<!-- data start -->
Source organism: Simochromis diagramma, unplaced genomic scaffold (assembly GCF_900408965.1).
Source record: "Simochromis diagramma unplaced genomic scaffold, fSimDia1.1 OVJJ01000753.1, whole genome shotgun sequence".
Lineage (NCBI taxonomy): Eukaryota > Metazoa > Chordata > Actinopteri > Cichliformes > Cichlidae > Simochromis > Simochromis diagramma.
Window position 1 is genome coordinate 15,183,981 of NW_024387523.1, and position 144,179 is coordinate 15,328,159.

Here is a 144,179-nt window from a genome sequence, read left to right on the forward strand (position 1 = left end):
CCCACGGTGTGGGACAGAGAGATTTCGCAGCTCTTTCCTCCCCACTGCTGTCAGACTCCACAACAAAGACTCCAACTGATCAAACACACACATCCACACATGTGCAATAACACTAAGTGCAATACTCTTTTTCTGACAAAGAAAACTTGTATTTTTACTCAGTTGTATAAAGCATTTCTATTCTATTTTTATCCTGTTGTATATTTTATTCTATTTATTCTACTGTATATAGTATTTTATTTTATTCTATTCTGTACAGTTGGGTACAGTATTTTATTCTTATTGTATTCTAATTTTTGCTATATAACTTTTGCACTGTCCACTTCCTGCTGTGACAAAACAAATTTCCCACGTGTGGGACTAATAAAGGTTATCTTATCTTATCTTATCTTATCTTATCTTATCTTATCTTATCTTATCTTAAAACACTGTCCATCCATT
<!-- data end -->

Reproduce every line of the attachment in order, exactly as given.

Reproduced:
Source organism: Simochromis diagramma, unplaced genomic scaffold (assembly GCF_900408965.1).
Source record: "Simochromis diagramma unplaced genomic scaffold, fSimDia1.1 OVJJ01000753.1, whole genome shotgun sequence".
Lineage (NCBI taxonomy): Eukaryota > Metazoa > Chordata > Actinopteri > Cichliformes > Cichlidae > Simochromis > Simochromis diagramma.
Window position 1 is genome coordinate 15,183,981 of NW_024387523.1, and position 144,179 is coordinate 15,328,159.

Here is a 144,179-nt window from a genome sequence, read left to right on the forward strand (position 1 = left end):
CCCACGGTGTGGGACAGAGAGATTTCGCAGCTCTTTCCTCCCCACTGCTGTCAGACTCCACAACAAAGACTCCAACTGATCAAACACACACATCCACACATGTGCAATAACACTAAGTGCAATACTCTTTTTCTGACAAAGAAAACTTGTATTTTTACTCAGTTGTATAAAGCATTTCTATTCTATTTTTATCCTGTTGTATATTTTATTCTATTTATTCTACTGTATATAGTATTTTATTTTATTCTATTCTGTACAGTTGGGTACAGTATTTTATTCTTATTGTATTCTAATTTTTGCTATATAACTTTTGCACTGTCCACTTCCTGCTGTGACAAAACAAATTTCCCACGTGTGGGACTAATAAAGGTTATCTTATCTTATCTTATCTTATCTTATCTTATCTTATCTTATCTTATCTTAAAACACTGTCCATCCATT